Quantcast

Three-way race at Aqueduct

Of the six players tendering $1 million for the right to bid on the Aqueduct Racino – Delaware North Gaming; Penn National Gaming; Ontario bank Clairvest; Empire City Gaming; Manhattan developer S.L. Green and Genting New York, LLC – only three remain.

“The following companies submitted proposals to develop and operate a video gaming facility at Aqueduct: Genting New York, LLC; Penn National [and] one group comprised of SL Green, Hard Rock [Entertainment and] Clairvest Group,” Lottery spokesperson Jennifer Givner announced on Tuesday, June 29.

Both Buffalo-based Delaware North, which once had the Aqueduct franchise in its grasp, and Yonkers-based Empire City dropped out of the race to operate the 4,500 Video Lottery Terminals (VLTs) at the South Ozone Park racetrack for 20 years.

Their announcements came within minutes of the 4 p.m. deadline.

“Delaware North Companies . . . have made a careful review,” said president William Bissett, “and have respectfully decided not to move forward in the next phase of the process.”

“The VLT vendor procurement structure as proposed makes it impossible for us to submit a conforming proposal,” he continued.

In a similar statement, spokesperson Robert Galterio said, “Empire City/Yonkers Raceway has determined that it is not in its strategic best interest to submit a bid.”

“We’re disappointed because we felt we could have done the best job,” Galterio said, but cited some of the terms and conditions as putting the cost “out of our reach.”

In the face of Lottery Director Gordon Medenica’s public warning not to “lobby in the press,” spokespersons for the other bidders were close-lipped, unwilling to say in advance even whether they were bidding or not.

Privately, however, others echoed Bissett’s complaints.

“They’re demanding a minimum $300 million, non-refundable, up-front fee, with no guarantee that the deal will even go through . . . no guarantee on tax rates . . . no guarantee they can sell the promised $250 million in bonds needed to make the deal work,” complained one source, who requested anonymity because they were not authorized to speak on the topic.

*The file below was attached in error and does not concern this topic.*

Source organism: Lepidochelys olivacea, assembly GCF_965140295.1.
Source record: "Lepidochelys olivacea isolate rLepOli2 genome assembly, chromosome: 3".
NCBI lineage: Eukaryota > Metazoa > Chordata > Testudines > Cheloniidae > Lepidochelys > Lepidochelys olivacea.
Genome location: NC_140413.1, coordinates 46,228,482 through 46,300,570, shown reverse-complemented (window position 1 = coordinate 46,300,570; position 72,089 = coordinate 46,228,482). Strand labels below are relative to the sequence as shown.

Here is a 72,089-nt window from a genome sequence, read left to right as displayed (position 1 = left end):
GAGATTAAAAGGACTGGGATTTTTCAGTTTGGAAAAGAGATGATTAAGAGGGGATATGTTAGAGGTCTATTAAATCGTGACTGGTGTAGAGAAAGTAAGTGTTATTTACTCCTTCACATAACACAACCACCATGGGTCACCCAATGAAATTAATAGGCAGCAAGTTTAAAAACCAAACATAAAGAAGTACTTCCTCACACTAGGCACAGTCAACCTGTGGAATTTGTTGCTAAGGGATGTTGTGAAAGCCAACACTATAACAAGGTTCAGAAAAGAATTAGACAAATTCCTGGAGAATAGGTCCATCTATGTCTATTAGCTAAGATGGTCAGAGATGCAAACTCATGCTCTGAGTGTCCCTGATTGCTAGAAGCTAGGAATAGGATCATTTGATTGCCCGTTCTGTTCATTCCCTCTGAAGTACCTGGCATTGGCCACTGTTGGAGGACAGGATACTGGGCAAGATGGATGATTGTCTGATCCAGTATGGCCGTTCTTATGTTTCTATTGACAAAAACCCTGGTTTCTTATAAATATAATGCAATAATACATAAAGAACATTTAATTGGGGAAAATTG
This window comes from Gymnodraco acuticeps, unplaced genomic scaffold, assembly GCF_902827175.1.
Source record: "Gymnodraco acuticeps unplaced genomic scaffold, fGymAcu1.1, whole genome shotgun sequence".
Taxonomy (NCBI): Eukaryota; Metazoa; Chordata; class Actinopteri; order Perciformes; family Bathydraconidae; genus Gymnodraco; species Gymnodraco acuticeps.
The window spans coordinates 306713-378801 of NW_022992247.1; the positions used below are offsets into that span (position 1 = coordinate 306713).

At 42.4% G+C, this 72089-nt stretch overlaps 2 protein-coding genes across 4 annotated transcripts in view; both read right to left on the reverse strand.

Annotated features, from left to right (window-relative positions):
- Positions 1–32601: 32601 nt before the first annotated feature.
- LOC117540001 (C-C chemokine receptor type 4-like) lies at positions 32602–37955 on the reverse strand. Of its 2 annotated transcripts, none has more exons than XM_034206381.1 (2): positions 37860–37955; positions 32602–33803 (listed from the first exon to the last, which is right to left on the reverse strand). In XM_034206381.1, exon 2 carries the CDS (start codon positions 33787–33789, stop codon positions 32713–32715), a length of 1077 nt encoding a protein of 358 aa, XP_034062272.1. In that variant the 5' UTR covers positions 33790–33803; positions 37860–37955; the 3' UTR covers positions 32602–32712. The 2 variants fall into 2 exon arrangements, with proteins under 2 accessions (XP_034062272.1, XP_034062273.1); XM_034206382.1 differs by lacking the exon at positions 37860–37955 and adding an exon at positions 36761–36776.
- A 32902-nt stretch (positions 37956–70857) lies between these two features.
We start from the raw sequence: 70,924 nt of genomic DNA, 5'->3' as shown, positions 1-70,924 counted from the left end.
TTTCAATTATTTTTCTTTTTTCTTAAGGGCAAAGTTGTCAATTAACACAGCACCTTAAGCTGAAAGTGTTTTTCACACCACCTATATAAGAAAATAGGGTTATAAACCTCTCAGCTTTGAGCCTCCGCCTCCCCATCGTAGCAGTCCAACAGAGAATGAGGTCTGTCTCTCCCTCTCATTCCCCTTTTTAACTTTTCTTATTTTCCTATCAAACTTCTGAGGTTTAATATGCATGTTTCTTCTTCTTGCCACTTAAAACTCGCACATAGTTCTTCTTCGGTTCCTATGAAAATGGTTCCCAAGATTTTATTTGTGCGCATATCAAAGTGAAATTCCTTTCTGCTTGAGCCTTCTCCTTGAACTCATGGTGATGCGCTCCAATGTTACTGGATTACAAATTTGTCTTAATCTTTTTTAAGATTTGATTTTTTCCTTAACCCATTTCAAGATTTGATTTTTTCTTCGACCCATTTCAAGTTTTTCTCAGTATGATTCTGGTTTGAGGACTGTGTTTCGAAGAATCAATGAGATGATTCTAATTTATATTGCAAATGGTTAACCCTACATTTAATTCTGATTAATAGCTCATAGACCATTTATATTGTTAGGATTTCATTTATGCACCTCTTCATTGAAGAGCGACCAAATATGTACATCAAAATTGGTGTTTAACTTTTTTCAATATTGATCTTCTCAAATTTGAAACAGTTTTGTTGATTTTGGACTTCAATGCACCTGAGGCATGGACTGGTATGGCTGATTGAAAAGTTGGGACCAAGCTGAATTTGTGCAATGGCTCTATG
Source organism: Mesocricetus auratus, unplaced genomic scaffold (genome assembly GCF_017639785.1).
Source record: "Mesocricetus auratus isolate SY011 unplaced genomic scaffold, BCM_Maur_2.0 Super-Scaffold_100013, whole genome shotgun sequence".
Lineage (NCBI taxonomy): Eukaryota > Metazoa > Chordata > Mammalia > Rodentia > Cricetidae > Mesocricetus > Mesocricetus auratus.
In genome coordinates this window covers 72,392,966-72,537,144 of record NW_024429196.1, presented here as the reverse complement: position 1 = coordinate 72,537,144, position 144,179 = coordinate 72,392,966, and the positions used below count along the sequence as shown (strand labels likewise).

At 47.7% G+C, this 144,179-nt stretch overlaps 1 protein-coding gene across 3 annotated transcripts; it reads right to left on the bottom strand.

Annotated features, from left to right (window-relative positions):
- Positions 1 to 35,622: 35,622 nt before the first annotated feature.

Bissett complained publically – and others privately – that “the indefinite amount of financial support that the developer will be required to provide to the New York Racing Association [NYRA]” and the recent federal recognition of Long Island’s Shinnecock Indian tribe also had a chilling effect.

Despite assurances from state and Lottery officials that no gaming would be authorized at nearby Belmont Park, that the New York City/Long Island market could accommodate multiple gaming facilities and that the Lottery would “protect its interests,” some among the bidders were wary, even at the mandatory briefing and tour at the track on Tuesday, June 8.

“I’ve never seen a process like this anywhere in the world” grumbled one attendee. “No wonder [casino mogul Steve] Wynn pulled out – they want to hold the $6 million from us and the $300 million from the winner, interest free while they negotiate, and they don’t even have coffee here today.”

More from Around New York